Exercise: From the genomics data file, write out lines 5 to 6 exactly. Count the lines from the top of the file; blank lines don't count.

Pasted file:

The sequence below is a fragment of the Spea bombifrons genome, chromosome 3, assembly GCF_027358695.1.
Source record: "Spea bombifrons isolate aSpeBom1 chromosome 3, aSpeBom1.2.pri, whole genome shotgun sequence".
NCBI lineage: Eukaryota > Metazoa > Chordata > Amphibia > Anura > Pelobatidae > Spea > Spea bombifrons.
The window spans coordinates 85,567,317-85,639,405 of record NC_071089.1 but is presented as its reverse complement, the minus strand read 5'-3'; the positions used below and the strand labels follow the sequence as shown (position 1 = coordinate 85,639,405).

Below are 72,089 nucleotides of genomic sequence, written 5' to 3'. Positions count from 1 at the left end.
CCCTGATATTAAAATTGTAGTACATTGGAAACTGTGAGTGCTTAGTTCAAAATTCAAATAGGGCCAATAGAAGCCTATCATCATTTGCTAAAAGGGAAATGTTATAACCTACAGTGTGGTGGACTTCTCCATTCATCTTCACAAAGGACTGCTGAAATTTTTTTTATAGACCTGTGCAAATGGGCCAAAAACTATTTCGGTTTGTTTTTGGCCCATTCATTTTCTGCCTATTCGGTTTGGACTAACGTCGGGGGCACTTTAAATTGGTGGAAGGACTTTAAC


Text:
Below are 72,089 nucleotides of genomic sequence, written 5' to 3'. Positions count from 1 at the left end.
CCCTGATATTAAAATTGTAGTACATTGGAAACTGTGAGTGCTTAGTTCAAAATTCAAATAGGGCCAATAGAAGCCTATCATCATTTGCTAAAAGGGAAATGTTATAACCTACAGTGTGGTGGACTTCTCCATTCATCTTCACAAAGGACTGCTGAAATTTTTTTTATAGACCTGTGCAAATGGGCCAAAAACTATTTCGGTTTGTTTTTGGCCCATTCATTTTCTGCCTATTCGGTTTGGACTAACGTCGGGGGCACTTTAAATTGGTGGAAGGACTTTAAC